A new report on the merits of developing Alaska's Arctic Outer Continental Shelf (OCS) states the move would create "significant economic effects," and would generate thousands of jobs and billions in payroll and tax revenue.
The Feb. 18 report, titled "Potential National-Level Benefits of Alaska OCS Development," is a continuation of a 2009 study, both of which were commissioned by Shell Exploration and Production. It was compiled by Northern Economics Inc., an Anchorage firm, and the University of Alaska Anchorage's Institute of Social and Economic Research.
Researchers said development of oil and gas resources from the OCS in the Beaufort Sea could generate $97 billion in federal, state and local tax revenues for the next 50 years. Drilling in the OCS in the Chukchi Sea could generate $96 billion. Both figures were using 2010 dollars.
The report also said that for the next 50 years, an annual average of 54,700 jobs could be created nationwide from drilling in the OCS of both seas. Beaufort development alone would create 30,100 jobs while Chukchi would make 24,600, according to the report. It estimates the cumulative payroll from jobs at both seas would total $145 billion in 2010 dollars.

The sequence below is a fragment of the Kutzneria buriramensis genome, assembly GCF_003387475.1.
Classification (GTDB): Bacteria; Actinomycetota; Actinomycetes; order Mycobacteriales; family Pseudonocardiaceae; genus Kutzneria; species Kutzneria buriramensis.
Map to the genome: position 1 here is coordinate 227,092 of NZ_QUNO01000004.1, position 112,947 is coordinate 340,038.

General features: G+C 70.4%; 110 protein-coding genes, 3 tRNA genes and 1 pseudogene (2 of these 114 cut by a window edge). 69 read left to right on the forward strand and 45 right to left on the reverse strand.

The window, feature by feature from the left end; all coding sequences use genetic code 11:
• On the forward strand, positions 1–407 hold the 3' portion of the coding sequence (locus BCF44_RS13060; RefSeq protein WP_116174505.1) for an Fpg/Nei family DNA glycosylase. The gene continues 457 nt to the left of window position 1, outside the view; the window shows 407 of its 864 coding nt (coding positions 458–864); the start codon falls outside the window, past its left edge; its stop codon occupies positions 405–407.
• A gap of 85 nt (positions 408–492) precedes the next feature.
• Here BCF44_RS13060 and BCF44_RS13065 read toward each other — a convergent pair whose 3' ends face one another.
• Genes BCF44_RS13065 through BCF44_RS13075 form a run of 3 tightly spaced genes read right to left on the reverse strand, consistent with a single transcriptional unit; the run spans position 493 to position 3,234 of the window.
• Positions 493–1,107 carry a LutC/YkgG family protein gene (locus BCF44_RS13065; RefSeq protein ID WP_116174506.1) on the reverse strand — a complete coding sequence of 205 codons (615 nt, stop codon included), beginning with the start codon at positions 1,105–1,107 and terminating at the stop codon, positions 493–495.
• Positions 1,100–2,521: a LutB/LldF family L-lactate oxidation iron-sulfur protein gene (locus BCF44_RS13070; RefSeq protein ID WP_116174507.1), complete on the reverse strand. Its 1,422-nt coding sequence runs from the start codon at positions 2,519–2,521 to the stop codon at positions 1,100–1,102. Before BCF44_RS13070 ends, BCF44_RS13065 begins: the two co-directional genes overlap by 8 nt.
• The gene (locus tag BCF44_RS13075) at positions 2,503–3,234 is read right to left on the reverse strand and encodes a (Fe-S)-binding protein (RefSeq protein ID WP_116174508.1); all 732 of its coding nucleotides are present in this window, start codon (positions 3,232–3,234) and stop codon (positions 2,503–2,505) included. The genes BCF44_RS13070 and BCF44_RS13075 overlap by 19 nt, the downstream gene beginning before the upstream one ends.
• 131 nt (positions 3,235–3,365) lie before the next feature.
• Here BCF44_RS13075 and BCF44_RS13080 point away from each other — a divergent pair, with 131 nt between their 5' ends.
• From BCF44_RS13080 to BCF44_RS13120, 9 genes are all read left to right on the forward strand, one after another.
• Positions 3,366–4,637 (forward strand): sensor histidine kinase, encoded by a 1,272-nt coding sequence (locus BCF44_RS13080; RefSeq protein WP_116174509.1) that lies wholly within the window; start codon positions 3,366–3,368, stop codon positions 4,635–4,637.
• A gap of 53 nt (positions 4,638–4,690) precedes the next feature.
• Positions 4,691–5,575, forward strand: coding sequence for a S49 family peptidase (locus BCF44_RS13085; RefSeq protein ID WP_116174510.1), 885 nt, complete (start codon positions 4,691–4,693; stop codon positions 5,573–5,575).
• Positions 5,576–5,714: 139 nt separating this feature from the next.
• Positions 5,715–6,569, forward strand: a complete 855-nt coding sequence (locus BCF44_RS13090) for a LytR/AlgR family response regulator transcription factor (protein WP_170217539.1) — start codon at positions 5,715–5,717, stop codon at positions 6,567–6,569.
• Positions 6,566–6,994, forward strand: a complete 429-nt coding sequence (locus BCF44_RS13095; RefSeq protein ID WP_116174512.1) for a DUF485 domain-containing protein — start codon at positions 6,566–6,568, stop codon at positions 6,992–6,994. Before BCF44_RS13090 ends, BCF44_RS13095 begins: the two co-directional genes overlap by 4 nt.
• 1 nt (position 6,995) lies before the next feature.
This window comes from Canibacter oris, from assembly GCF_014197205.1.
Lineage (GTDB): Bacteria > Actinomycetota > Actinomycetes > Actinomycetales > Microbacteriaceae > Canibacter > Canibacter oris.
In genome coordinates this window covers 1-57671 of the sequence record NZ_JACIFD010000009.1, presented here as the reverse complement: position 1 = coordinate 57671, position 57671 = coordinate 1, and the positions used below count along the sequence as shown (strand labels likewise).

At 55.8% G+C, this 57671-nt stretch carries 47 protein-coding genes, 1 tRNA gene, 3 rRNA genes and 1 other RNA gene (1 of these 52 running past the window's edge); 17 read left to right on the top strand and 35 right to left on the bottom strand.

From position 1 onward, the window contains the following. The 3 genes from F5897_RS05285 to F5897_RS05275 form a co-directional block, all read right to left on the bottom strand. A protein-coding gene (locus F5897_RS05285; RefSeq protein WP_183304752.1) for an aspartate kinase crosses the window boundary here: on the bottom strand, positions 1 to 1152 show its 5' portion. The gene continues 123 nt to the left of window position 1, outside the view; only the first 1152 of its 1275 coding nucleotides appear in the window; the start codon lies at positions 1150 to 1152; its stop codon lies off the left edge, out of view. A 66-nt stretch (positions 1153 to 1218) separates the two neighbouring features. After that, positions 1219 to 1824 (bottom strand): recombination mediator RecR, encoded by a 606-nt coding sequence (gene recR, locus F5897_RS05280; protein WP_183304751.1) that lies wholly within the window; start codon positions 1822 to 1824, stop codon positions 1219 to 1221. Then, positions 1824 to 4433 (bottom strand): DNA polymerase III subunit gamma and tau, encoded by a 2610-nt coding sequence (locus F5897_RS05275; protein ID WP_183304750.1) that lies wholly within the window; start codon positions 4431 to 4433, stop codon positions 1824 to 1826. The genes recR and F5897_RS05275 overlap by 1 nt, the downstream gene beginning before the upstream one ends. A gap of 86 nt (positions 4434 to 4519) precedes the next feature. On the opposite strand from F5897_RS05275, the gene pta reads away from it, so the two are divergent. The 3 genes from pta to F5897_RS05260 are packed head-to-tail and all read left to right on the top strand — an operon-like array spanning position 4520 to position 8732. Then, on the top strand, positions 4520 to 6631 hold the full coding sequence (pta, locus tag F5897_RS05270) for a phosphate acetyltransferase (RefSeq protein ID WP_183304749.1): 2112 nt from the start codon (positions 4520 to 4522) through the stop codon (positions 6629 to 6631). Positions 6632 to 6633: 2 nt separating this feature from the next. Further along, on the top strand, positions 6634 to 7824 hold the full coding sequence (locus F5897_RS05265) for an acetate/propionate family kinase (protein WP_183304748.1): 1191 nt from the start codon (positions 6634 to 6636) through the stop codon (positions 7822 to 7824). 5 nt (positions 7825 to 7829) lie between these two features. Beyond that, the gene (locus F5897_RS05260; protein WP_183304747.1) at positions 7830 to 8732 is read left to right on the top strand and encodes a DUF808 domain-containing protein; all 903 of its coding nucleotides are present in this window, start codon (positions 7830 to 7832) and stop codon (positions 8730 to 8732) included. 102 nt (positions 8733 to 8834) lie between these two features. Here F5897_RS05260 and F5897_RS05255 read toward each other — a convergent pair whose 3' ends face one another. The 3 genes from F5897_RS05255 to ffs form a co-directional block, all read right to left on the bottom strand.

Production-wise, the report said the Beaufort OCS contained a mean average of 5.97 billion bbl of oil and condensates, and 15.97 Tcf of gas, while the Chukchi OCS had 8.38 billion bbl/34.43 Tcf.
The report envisioned the construction of seven offshore production platforms and 235 miles of pipeline in the Beaufort OCS, while the Chukchi would have four platforms and 680 miles of pipeline. Oil would begin flowing from Beaufort in 2019 and from Chukchi in 2022, while gas flows would start in 2029 in Beaufort and 2036 in Chukchi.
Daily peak production was estimated at 1.17 million b/d and 883 MMcf/d from Beaufort, and 565,000 b/d along with 1,421 MMcf/d from Chukchi.
Royal Dutch Shell plc, the leading acreage holder in Alaska's OCS, announced Feb. 3 that it was shelving plans to drill there in 2011, but hoped to restart the long-delayed project in 2012 (see Daily GPI, Feb. 4). The company had been working for several years to gain federal and state approval for the drilling, but in January Alaska Native and environmental groups successfully challenged air permits issued to Shell by the Environmental Protection Agency (see Daily GPI, Jan. 5). The company also blamed the Macondo well blowout for the delay.
In late January the Bureau of Ocean Energy Management, Regulation and Enforcement began to solicit comments on Shell Offshore Inc.'s supplemental exploration plans in the Alaskan deepwater (see Daily GPI, Jan. 31).
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